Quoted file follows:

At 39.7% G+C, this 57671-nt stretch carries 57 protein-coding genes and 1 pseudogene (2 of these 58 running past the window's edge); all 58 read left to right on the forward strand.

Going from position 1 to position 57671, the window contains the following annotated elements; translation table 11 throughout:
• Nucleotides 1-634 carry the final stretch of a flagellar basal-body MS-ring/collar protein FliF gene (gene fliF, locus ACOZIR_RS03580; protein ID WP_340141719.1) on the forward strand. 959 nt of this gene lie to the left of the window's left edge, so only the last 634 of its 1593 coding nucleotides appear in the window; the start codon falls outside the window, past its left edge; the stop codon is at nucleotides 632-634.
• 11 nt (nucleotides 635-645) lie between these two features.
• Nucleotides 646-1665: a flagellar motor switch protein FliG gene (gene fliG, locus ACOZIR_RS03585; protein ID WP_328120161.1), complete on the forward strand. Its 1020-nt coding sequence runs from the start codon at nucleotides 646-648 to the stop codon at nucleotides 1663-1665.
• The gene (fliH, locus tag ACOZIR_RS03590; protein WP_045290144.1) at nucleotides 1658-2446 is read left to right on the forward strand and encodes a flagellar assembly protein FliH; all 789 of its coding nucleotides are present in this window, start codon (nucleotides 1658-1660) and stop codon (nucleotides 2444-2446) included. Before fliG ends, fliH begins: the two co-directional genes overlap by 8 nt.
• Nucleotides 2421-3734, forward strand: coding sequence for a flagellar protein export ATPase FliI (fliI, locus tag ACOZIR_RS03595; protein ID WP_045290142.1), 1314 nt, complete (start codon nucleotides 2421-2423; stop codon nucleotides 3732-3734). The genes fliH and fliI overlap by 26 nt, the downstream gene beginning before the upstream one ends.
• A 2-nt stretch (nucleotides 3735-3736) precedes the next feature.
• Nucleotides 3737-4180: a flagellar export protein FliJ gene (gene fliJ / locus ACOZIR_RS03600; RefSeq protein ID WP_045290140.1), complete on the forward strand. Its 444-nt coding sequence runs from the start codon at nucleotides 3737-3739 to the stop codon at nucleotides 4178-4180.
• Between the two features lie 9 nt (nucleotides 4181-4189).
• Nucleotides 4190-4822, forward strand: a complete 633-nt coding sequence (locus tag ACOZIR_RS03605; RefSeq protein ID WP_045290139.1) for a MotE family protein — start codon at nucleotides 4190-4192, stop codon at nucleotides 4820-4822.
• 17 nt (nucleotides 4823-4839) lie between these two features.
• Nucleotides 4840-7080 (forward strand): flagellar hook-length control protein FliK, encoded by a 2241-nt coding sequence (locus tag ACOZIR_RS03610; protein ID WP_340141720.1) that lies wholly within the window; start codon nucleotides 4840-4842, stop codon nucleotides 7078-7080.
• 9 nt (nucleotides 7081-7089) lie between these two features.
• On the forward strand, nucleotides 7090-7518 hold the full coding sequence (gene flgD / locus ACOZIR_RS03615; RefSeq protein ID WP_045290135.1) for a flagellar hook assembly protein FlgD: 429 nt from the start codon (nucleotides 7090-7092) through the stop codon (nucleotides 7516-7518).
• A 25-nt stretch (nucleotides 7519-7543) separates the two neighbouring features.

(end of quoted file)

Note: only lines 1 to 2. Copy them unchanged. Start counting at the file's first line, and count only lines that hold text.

At 39.7% G+C, this 57671-nt stretch carries 57 protein-coding genes and 1 pseudogene (2 of these 58 running past the window's edge); all 58 read left to right on the forward strand.

Going from position 1 to position 57671, the window contains the following annotated elements; translation table 11 throughout: